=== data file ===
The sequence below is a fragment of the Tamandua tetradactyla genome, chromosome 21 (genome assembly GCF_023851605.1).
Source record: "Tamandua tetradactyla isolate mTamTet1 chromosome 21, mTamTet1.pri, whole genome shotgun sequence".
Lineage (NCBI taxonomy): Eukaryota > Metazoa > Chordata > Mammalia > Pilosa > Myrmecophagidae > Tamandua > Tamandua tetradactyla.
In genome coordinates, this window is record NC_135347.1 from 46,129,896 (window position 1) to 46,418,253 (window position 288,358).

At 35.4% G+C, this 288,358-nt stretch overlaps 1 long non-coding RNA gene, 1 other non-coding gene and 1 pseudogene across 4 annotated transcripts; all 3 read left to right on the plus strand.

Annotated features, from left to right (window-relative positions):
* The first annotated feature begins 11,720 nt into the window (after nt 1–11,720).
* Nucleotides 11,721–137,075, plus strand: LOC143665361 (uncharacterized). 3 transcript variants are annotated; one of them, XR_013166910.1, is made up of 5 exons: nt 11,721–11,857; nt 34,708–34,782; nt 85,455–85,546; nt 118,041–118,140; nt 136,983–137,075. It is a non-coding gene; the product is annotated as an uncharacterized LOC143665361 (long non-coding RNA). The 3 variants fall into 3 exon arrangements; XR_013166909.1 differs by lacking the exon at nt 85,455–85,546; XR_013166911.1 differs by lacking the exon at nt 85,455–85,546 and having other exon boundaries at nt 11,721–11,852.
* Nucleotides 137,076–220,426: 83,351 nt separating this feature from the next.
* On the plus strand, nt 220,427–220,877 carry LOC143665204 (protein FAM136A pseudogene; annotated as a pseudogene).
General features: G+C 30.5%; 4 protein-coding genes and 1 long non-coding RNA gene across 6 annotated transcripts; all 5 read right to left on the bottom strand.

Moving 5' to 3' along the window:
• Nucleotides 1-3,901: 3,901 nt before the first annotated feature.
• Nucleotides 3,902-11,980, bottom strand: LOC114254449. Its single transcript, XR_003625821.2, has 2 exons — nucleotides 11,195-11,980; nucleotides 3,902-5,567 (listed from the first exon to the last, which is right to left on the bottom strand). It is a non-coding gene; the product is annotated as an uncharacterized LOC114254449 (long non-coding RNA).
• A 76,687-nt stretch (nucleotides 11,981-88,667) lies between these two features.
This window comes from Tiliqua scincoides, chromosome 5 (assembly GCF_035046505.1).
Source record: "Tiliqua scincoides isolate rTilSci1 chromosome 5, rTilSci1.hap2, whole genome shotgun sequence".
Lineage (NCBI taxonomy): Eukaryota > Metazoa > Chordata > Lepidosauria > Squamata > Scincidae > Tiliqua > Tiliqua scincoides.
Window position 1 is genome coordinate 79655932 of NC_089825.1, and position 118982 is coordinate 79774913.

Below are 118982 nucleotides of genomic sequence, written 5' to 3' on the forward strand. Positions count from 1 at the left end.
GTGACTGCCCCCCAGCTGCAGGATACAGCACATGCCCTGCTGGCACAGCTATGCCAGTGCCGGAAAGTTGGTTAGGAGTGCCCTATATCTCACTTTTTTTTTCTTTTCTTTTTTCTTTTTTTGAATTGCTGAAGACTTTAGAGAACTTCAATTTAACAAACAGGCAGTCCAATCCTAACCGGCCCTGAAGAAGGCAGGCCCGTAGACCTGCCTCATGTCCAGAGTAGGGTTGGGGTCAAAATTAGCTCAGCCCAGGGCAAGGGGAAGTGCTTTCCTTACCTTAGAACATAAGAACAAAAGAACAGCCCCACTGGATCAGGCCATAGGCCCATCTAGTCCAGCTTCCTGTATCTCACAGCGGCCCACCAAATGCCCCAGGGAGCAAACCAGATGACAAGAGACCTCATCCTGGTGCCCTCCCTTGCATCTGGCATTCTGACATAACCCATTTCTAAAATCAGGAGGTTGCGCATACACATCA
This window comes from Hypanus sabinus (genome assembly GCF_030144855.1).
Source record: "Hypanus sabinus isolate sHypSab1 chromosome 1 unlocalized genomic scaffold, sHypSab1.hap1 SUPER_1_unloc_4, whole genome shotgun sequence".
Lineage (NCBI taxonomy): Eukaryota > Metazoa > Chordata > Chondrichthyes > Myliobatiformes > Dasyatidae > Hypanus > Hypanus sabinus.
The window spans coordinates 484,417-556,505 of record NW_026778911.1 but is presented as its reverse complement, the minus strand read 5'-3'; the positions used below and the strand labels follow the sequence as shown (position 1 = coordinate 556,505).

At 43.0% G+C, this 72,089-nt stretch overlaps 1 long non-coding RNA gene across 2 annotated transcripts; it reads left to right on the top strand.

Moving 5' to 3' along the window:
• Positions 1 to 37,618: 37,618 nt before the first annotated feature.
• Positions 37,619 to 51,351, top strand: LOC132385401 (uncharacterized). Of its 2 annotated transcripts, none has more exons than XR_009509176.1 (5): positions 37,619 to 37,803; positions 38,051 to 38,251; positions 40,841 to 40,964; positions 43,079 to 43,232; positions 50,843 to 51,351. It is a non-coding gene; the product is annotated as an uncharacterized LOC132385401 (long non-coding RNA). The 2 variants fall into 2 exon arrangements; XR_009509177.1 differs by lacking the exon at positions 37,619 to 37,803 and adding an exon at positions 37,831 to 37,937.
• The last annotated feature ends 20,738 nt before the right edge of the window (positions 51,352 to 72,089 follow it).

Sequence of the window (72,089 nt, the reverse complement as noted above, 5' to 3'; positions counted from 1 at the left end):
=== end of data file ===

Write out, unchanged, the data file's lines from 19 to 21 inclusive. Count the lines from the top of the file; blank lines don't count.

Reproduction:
Window position 1 is genome coordinate 79655932 of NC_089825.1, and position 118982 is coordinate 79774913.

Below are 118982 nucleotides of genomic sequence, written 5' to 3' on the forward strand. Positions count from 1 at the left end.
GTGACTGCCCCCCAGCTGCAGGATACAGCACATGCCCTGCTGGCACAGCTATGCCAGTGCCGGAAAGTTGGTTAGGAGTGCCCTATATCTCACTTTTTTTTTCTTTTCTTTTTTCTTTTTTTGAATTGCTGAAGACTTTAGAGAACTTCAATTTAACAAACAGGCAGTCCAATCCTAACCGGCCCTGAAGAAGGCAGGCCCGTAGACCTGCCTCATGTCCAGAGTAGGGTTGGGGTCAAAATTAGCTCAGCCCAGGGCAAGGGGAAGTGCTTTCCTTACCTTAGAACATAAGAACAAAAGAACAGCCCCACTGGATCAGGCCATAGGCCCATCTAGTCCAGCTTCCTGTATCTCACAGCGGCCCACCAAATGCCCCAGGGAGCAAACCAGATGACAAGAGACCTCATCCTGGTGCCCTCCCTTGCATCTGGCATTCTGACATAACCCATTTCTAAAATCAGGAGGTTGCGCATACACATCA